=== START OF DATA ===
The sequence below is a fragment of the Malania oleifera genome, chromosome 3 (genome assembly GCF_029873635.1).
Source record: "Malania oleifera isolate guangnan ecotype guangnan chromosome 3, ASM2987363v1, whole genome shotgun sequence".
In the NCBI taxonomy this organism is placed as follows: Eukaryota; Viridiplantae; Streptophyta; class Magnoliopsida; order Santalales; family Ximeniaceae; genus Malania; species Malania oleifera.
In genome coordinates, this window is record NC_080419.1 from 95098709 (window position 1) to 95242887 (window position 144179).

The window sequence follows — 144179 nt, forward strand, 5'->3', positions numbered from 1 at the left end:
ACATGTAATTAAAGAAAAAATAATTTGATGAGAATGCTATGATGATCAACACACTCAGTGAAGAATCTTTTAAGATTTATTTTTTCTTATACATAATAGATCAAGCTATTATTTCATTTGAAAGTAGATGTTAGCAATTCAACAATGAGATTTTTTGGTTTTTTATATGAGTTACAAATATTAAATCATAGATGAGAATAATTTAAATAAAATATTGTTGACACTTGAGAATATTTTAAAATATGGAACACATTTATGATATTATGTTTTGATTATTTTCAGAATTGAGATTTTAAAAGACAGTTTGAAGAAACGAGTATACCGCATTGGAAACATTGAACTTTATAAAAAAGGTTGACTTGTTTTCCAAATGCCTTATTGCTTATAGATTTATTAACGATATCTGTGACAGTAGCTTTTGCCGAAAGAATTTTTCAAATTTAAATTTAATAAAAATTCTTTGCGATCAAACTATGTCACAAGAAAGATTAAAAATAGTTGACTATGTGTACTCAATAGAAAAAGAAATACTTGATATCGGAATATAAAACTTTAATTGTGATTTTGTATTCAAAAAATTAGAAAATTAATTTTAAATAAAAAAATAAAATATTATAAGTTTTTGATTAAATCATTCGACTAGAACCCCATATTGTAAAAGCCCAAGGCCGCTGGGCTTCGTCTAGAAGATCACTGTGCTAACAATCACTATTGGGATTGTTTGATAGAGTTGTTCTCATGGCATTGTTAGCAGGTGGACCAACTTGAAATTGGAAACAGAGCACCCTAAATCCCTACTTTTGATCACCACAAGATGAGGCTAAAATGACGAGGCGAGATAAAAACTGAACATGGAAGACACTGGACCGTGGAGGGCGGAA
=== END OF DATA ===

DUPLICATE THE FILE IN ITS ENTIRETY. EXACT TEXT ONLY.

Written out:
The sequence below is a fragment of the Malania oleifera genome, chromosome 3 (genome assembly GCF_029873635.1).
Source record: "Malania oleifera isolate guangnan ecotype guangnan chromosome 3, ASM2987363v1, whole genome shotgun sequence".
In the NCBI taxonomy this organism is placed as follows: Eukaryota; Viridiplantae; Streptophyta; class Magnoliopsida; order Santalales; family Ximeniaceae; genus Malania; species Malania oleifera.
In genome coordinates, this window is record NC_080419.1 from 95098709 (window position 1) to 95242887 (window position 144179).

The window sequence follows — 144179 nt, forward strand, 5'->3', positions numbered from 1 at the left end:
ACATGTAATTAAAGAAAAAATAATTTGATGAGAATGCTATGATGATCAACACACTCAGTGAAGAATCTTTTAAGATTTATTTTTTCTTATACATAATAGATCAAGCTATTATTTCATTTGAAAGTAGATGTTAGCAATTCAACAATGAGATTTTTTGGTTTTTTATATGAGTTACAAATATTAAATCATAGATGAGAATAATTTAAATAAAATATTGTTGACACTTGAGAATATTTTAAAATATGGAACACATTTATGATATTATGTTTTGATTATTTTCAGAATTGAGATTTTAAAAGACAGTTTGAAGAAACGAGTATACCGCATTGGAAACATTGAACTTTATAAAAAAGGTTGACTTGTTTTCCAAATGCCTTATTGCTTATAGATTTATTAACGATATCTGTGACAGTAGCTTTTGCCGAAAGAATTTTTCAAATTTAAATTTAATAAAAATTCTTTGCGATCAAACTATGTCACAAGAAAGATTAAAAATAGTTGACTATGTGTACTCAATAGAAAAAGAAATACTTGATATCGGAATATAAAACTTTAATTGTGATTTTGTATTCAAAAAATTAGAAAATTAATTTTAAATAAAAAAATAAAATATTATAAGTTTTTGATTAAATCATTCGACTAGAACCCCATATTGTAAAAGCCCAAGGCCGCTGGGCTTCGTCTAGAAGATCACTGTGCTAACAATCACTATTGGGATTGTTTGATAGAGTTGTTCTCATGGCATTGTTAGCAGGTGGACCAACTTGAAATTGGAAACAGAGCACCCTAAATCCCTACTTTTGATCACCACAAGATGAGGCTAAAATGACGAGGCGAGATAAAAACTGAACATGGAAGACACTGGACCGTGGAGGGCGGAA